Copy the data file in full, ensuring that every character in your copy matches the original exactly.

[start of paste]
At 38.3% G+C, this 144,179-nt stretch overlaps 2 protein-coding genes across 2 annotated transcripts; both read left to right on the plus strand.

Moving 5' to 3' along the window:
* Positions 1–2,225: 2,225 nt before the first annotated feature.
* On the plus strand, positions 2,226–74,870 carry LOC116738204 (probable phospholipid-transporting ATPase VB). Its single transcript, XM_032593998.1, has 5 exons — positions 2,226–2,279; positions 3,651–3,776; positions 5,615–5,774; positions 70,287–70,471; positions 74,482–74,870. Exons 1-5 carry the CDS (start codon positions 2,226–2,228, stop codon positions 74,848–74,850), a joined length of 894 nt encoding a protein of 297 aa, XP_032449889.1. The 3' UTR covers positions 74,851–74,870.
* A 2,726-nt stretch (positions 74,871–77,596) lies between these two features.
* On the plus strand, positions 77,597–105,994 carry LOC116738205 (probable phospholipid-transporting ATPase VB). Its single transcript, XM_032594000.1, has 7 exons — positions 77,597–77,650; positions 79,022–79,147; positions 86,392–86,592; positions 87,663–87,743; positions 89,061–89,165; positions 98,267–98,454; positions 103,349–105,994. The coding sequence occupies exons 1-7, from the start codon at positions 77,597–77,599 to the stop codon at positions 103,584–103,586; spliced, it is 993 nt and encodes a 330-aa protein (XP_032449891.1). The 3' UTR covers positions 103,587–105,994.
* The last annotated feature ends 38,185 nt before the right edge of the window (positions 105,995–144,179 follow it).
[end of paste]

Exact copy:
At 38.3% G+C, this 144,179-nt stretch overlaps 2 protein-coding genes across 2 annotated transcripts; both read left to right on the plus strand.

Moving 5' to 3' along the window:
* Positions 1–2,225: 2,225 nt before the first annotated feature.
* On the plus strand, positions 2,226–74,870 carry LOC116738204 (probable phospholipid-transporting ATPase VB). Its single transcript, XM_032593998.1, has 5 exons — positions 2,226–2,279; positions 3,651–3,776; positions 5,615–5,774; positions 70,287–70,471; positions 74,482–74,870. Exons 1-5 carry the CDS (start codon positions 2,226–2,228, stop codon positions 74,848–74,850), a joined length of 894 nt encoding a protein of 297 aa, XP_032449889.1. The 3' UTR covers positions 74,851–74,870.
* A 2,726-nt stretch (positions 74,871–77,596) lies between these two features.
* On the plus strand, positions 77,597–105,994 carry LOC116738205 (probable phospholipid-transporting ATPase VB). Its single transcript, XM_032594000.1, has 7 exons — positions 77,597–77,650; positions 79,022–79,147; positions 86,392–86,592; positions 87,663–87,743; positions 89,061–89,165; positions 98,267–98,454; positions 103,349–105,994. The coding sequence occupies exons 1-7, from the start codon at positions 77,597–77,599 to the stop codon at positions 103,584–103,586; spliced, it is 993 nt and encodes a 330-aa protein (XP_032449891.1). The 3' UTR covers positions 103,587–105,994.
* The last annotated feature ends 38,185 nt before the right edge of the window (positions 105,995–144,179 follow it).